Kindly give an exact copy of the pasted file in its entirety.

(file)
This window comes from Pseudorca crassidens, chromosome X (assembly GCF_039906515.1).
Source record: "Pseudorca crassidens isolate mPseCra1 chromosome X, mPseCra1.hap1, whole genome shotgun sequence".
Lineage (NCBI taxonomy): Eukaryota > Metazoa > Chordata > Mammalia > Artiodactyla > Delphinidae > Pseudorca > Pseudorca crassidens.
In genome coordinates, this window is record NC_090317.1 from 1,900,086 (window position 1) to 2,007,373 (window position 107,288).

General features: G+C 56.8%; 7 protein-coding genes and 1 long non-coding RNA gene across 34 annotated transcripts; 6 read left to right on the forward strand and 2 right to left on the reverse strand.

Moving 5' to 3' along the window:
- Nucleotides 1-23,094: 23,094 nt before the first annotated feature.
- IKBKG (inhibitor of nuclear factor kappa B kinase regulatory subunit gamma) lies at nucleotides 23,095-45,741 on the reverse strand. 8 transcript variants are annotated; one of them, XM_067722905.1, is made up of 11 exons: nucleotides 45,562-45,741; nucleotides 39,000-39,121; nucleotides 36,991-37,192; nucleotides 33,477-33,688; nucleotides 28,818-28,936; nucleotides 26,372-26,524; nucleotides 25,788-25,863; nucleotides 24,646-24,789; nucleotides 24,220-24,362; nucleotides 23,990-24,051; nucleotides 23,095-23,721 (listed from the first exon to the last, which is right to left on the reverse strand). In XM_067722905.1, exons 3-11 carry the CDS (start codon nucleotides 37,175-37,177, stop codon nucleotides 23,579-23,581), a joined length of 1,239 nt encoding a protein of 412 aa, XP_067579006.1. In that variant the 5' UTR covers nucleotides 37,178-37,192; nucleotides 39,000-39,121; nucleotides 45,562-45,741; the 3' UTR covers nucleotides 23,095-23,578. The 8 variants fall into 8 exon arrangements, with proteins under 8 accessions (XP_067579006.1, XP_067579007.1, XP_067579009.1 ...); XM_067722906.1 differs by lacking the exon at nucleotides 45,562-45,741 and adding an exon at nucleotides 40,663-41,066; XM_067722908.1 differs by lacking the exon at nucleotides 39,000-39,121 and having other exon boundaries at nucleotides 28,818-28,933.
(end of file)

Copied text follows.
This window comes from Pseudorca crassidens, chromosome X (assembly GCF_039906515.1).
Source record: "Pseudorca crassidens isolate mPseCra1 chromosome X, mPseCra1.hap1, whole genome shotgun sequence".
Lineage (NCBI taxonomy): Eukaryota > Metazoa > Chordata > Mammalia > Artiodactyla > Delphinidae > Pseudorca > Pseudorca crassidens.
In genome coordinates, this window is record NC_090317.1 from 1,900,086 (window position 1) to 2,007,373 (window position 107,288).

General features: G+C 56.8%; 7 protein-coding genes and 1 long non-coding RNA gene across 34 annotated transcripts; 6 read left to right on the forward strand and 2 right to left on the reverse strand.

Moving 5' to 3' along the window:
- Nucleotides 1-23,094: 23,094 nt before the first annotated feature.
- IKBKG (inhibitor of nuclear factor kappa B kinase regulatory subunit gamma) lies at nucleotides 23,095-45,741 on the reverse strand. 8 transcript variants are annotated; one of them, XM_067722905.1, is made up of 11 exons: nucleotides 45,562-45,741; nucleotides 39,000-39,121; nucleotides 36,991-37,192; nucleotides 33,477-33,688; nucleotides 28,818-28,936; nucleotides 26,372-26,524; nucleotides 25,788-25,863; nucleotides 24,646-24,789; nucleotides 24,220-24,362; nucleotides 23,990-24,051; nucleotides 23,095-23,721 (listed from the first exon to the last, which is right to left on the reverse strand). In XM_067722905.1, exons 3-11 carry the CDS (start codon nucleotides 37,175-37,177, stop codon nucleotides 23,579-23,581), a joined length of 1,239 nt encoding a protein of 412 aa, XP_067579006.1. In that variant the 5' UTR covers nucleotides 37,178-37,192; nucleotides 39,000-39,121; nucleotides 45,562-45,741; the 3' UTR covers nucleotides 23,095-23,578. The 8 variants fall into 8 exon arrangements, with proteins under 8 accessions (XP_067579006.1, XP_067579007.1, XP_067579009.1 ...); XM_067722906.1 differs by lacking the exon at nucleotides 45,562-45,741 and adding an exon at nucleotides 40,663-41,066; XM_067722908.1 differs by lacking the exon at nucleotides 39,000-39,121 and having other exon boundaries at nucleotides 28,818-28,933.